The place referred to through the periphrasis about the Nile is the area from which Ethiopians come. Chiavacci Leonardi glosses the periphrasis thus: “cioè di tal colore, quali sono coloro che provengono dalla regione (l’Etiopia) dove il Nilo scende dai monti in pianura (s’avvalla): quindi di colore nero” (of such a color as those who come from the region, Ethiopia, where the Nile descends from the mountains to the plain: thus the color black).
Although the periphrasis of Inferno 34 is not a negative remark about Ethiopians per se, the use of the Ethiopians’ color to describe Lucifer’s face can hardly be viewed as positive. Similarly, there is no negative comment about Jews in Inferno 34, but the use of the name “Giudecca” for the zone of the ninth circle that encompasses Lucifer cannot be taken as a positive indicator.
In her 2007 commentary to Othello, Kim Hall notes that “in early modern Europe ‘Ethiopian’ frequently referred to black peoples in general”; see Othello, the Moor of Venice: Texts and Contexts, ed. Kim F. Hall (Boston 2007, p. 185). For the man on the banks of the Indus, the Bosco-Reggio commentary notes: “Si designa inoltre, in modo generico l’Oriente” (p. 324); see Paradiso, ed. Umberto Bosco and Giovanni Reggio (Florence 1979). And note the similarly generic word “Perse” or “Persians”, used in the same canto that contains the Ethiopians and the man on the banks of the Indus: “Che poran dir li Perse a’ vostri regi” (What shall the Persians say to your kings [Par. 19.112]).
Indians and Ethiopians in the Commedia, Including a Plausible Source in Aristotle
The categories denoted by “Indians” and “Ethiopians” in the Commedia are referenced as “Asyani et Affricani” — Asians and Africans — in Monarchia 3.14.7.
Dante offers interestingly coordinated references to these groups in the Commedia, referring three times to India/Indians and three times to Ethiopia/Ethiopians. These references are balanced among the three cantiche: one set of references belongs to Inferno, a second set to Purgatorio, and a third set to Paradiso. You will find a table of the precise references below.
While the Inferno references to Indians and Ethiopians belong to different canti (Inferno 14 and Inferno 24 respectively), the Purgatorio references are not only in the same canto, but indeed in the same verse: Purgatorio 26.21 refers to both Indians and Ethiopians. The Paradiso references to Indians and Ethiopians are both found in Paradiso 19.
Given that the coordination of Indians and Ethiopians, as in “Asyani et Affricani” of Monarchia 3.14.7, is a consistent part of Dante’s program, it is very interesting to discover that Aristotle offers a coordinated reference to Indians and Ethiopians in his On Sophistical Refutations, in a passage that Dante certainly knew. Dante cites On Sophistical Refutations in Monarchia 3.1.4. In Book 3 chapter 4 of Monarchia Dante follows Aristotelian precepts from On Sophistical Refutations to refute his opponents both absolutely and in a certain respect (simpliciter et secundum quid). It is precisely in a discussion of this fallacy, in chapter 5 of On Sophistical Refutations, that Aristotle uses the coordinated examples of Indians and Ethiopians:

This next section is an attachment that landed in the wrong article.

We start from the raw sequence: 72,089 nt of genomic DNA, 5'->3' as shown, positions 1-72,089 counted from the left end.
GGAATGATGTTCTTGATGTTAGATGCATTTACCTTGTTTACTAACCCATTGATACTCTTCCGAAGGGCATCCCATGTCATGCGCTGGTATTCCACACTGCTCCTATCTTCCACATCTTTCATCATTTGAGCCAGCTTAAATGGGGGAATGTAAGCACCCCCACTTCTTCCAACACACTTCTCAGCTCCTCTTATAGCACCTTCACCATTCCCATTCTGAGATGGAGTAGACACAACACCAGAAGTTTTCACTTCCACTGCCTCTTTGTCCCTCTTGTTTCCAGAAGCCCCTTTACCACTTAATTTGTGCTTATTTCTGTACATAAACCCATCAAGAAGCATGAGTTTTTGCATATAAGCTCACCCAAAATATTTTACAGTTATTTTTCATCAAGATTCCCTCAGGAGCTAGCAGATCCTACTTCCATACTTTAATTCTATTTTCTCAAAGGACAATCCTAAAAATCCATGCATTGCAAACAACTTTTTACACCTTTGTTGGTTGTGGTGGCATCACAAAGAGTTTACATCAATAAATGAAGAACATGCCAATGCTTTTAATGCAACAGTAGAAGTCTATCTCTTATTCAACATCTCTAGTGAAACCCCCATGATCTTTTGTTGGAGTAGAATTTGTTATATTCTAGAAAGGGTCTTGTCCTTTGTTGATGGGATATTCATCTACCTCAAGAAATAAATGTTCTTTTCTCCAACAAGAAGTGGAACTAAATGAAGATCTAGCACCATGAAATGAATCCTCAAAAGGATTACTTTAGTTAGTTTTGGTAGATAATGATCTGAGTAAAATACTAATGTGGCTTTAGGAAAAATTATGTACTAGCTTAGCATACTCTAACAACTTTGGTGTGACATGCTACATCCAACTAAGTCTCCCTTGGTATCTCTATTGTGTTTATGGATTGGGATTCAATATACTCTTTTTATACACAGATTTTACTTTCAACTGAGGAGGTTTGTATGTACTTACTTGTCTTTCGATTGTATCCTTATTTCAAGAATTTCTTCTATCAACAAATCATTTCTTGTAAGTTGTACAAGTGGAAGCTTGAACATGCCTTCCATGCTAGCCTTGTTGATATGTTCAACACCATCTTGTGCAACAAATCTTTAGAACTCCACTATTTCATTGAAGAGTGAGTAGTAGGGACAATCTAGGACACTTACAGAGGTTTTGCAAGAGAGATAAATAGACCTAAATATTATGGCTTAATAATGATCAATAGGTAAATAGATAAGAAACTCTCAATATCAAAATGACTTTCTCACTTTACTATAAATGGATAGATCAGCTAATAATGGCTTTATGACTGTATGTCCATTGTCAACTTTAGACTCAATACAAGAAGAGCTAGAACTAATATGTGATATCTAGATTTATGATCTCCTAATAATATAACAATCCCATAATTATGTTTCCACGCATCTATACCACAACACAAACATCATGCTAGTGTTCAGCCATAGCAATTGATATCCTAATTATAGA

In like manner when something is predicated in a certain respect and absolutely; for example, ‘If an Indian, being black all over, is white in respect of his teeth, then he is white and not white.’ Or if both attributes belong in a certain respect, they say that the contrary attributes belong simultaneously. In some cases this sort of fallacy can be easily perceived by anyone; if, for example, after securing an admission that the Ethiopian is black, one were to ask whether he is white in respect of his teeth, and then, if he be white in this respect, were to think that he had finished the interrogation and had proved dialectically that he was both black and not black. (On Sophistical Refutations, ch. 5, translation of E. S. Forster in the Loeb Classical Library edition [London: Heinemann and Cambridge: Harvard UP, 1955])
The examples of the secundum quid fallacy that Aristotle offers in On Sophistical Refutations chapter 5 are examples based on the blackness of both Indians and Ethiopians: “If an Indian, being black all over, is white in respect of his teeth . . . if, for example, after securing an admission that the Ethiopian is black, one were to ask whether he is white in respect of his teeth” (On Sophistical Refutations, 5 166b 29). Aristotle here coordinates references to Indians and Ethiopians, as Dante always does in the Commedia.
The coordination of Indians and Ethiopians in a passage of Aristotle’s work that Dante uses in Monarchia, a text where he refers, moreover, to “Asyani et Affricani” (3.14.7), plausibly provides a model and a source for Dante’s program of coordinated references to Indians and Ethiopians throughout the Commedia.
 The restrictive interpretation may be found in the commentary of Robert Hollander, while the expansive interpretation may be found in the commentary of Anna Maria Chiavacci Leonardi, with whose position I wholeheartedly agree.